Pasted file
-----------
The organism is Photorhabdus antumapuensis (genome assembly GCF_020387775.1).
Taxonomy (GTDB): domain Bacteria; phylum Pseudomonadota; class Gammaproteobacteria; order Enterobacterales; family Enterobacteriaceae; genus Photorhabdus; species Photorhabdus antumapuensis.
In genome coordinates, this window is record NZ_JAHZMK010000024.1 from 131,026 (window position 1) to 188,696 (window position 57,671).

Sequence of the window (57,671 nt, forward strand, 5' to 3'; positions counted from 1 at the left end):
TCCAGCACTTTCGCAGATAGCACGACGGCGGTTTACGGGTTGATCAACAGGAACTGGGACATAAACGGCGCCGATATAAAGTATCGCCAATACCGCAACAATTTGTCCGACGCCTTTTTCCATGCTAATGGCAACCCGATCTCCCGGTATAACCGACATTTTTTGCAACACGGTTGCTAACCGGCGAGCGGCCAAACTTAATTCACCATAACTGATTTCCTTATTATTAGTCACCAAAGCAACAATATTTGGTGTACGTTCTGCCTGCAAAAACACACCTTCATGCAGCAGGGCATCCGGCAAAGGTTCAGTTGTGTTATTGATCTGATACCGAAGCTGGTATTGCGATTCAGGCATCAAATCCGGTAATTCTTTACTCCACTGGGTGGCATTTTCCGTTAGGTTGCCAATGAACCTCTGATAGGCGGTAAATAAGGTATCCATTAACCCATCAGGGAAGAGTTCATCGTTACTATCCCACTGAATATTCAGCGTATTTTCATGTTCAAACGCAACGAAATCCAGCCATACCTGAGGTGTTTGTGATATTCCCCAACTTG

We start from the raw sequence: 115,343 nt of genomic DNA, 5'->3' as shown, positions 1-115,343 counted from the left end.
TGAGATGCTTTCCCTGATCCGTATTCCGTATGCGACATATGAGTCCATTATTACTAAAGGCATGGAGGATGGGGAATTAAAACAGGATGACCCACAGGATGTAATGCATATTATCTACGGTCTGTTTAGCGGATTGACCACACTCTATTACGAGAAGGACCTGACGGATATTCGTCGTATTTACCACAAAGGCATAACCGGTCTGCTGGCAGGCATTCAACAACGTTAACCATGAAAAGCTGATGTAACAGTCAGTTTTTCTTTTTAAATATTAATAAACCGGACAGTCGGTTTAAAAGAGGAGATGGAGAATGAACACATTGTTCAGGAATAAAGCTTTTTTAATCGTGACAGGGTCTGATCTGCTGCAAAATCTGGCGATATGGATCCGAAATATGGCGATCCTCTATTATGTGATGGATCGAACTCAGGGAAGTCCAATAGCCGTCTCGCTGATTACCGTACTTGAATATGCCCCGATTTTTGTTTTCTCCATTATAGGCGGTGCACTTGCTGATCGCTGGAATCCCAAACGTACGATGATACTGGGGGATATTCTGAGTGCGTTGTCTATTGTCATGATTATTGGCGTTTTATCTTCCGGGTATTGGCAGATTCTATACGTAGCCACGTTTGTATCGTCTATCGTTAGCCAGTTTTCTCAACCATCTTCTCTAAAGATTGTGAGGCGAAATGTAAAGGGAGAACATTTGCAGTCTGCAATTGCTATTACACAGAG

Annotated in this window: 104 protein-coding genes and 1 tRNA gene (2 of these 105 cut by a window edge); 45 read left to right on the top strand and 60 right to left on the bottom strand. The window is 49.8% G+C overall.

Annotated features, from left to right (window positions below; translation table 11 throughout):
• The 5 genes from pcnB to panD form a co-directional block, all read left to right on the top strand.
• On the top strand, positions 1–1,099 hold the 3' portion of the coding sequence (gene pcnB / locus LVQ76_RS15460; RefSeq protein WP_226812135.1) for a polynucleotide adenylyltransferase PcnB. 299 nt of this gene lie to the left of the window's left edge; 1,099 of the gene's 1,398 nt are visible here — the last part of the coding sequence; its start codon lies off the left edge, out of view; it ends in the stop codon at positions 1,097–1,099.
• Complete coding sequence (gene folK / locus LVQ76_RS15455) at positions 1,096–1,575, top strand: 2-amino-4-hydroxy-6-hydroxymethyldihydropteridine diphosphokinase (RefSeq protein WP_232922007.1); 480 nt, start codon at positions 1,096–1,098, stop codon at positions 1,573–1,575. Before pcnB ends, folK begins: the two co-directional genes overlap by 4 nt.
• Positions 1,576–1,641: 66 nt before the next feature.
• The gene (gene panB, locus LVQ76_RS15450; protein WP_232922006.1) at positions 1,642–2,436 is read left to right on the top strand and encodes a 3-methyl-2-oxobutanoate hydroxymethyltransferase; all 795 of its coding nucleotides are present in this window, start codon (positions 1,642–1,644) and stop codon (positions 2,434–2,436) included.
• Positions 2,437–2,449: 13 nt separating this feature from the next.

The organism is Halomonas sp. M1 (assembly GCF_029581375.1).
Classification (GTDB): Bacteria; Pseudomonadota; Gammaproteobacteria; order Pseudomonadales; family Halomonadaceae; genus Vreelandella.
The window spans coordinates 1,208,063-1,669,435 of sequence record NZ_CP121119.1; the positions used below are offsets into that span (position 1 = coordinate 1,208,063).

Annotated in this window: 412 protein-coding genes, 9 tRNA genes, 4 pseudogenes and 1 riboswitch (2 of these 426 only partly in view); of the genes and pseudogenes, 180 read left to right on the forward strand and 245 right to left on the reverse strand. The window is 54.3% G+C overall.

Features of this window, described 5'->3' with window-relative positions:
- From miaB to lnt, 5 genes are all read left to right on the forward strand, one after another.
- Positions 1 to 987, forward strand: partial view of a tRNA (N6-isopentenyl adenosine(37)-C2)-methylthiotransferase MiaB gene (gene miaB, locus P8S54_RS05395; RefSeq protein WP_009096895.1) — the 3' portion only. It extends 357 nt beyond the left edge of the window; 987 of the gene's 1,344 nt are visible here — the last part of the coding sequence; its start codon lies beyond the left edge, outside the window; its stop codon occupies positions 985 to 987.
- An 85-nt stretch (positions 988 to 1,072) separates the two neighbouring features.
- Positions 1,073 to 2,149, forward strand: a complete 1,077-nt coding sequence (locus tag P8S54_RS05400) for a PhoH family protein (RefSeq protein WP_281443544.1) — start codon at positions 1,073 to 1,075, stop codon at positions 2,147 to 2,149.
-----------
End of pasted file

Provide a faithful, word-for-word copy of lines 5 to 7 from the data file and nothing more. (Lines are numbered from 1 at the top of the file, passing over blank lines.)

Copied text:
TCCAGCACTTTCGCAGATAGCACGACGGCGGTTTACGGGTTGATCAACAGGAACTGGGACATAAACGGCGCCGATATAAAGTATCGCCAATACCGCAACAATTTGTCCGACGCCTTTTTCCATGCTAATGGCAACCCGATCTCCCGGTATAACCGACATTTTTTGCAACACGGTTGCTAACCGGCGAGCGGCCAAACTTAATTCACCATAACTGATTTCCTTATTATTAGTCACCAAAGCAACAATATTTGGTGTACGTTCTGCCTGCAAAAACACACCTTCATGCAGCAGGGCATCCGGCAAAGGTTCAGTTGTGTTATTGATCTGATACCGAAGCTGGTATTGCGATTCAGGCATCAAATCCGGTAATTCTTTACTCCACTGGGTGGCATTTTCCGTTAGGTTGCCAATGAACCTCTGATAGGCGGTAAATAAGGTATCCATTAACCCATCAGGGAAGAGTTCATCGTTACTATCCCACTGAATATTCAGCGTATTTTCATGTTCAAACGCAACGAAATCCAGCCATACCTGAGGTGTTTGTGATATTCCCCAACTTG

We start from the raw sequence: 115,343 nt of genomic DNA, 5'->3' as shown, positions 1-115,343 counted from the left end.
TGAGATGCTTTCCCTGATCCGTATTCCGTATGCGACATATGAGTCCATTATTACTAAAGGCATGGAGGATGGGGAATTAAAACAGGATGACCCACAGGATGTAATGCATATTATCTACGGTCTGTTTAGCGGATTGACCACACTCTATTACGAGAAGGACCTGACGGATATTCGTCGTATTTACCACAAAGGCATAACCGGTCTGCTGGCAGGCATTCAACAACGTTAACCATGAAAAGCTGATGTAACAGTCAGTTTTTCTTTTTAAATATTAATAAACCGGACAGTCGGTTTAAAAGAGGAGATGGAGAATGAACACATTGTTCAGGAATAAAGCTTTTTTAATCGTGACAGGGTCTGATCTGCTGCAAAATCTGGCGATATGGATCCGAAATATGGCGATCCTCTATTATGTGATGGATCGAACTCAGGGAAGTCCAATAGCCGTCTCGCTGATTACCGTACTTGAATATGCCCCGATTTTTGTTTTCTCCATTATAGGCGGTGCACTTGCTGATCGCTGGAATCCCAAACGTACGATGATACTGGGGGATATTCTGAGTGCGTTGTCTATTGTCATGATTATTGGCGTTTTATCTTCCGGGTATTGGCAGATTCTATACGTAGCCACGTTTGTATCGTCTATCGTTAGCCAGTTTTCTCAACCATCTTCTCTAAAGATTGTGAGGCGAAATGTAAAGGGAGAACATTTGCAGTCTGCAATTGCTATTACACAGAG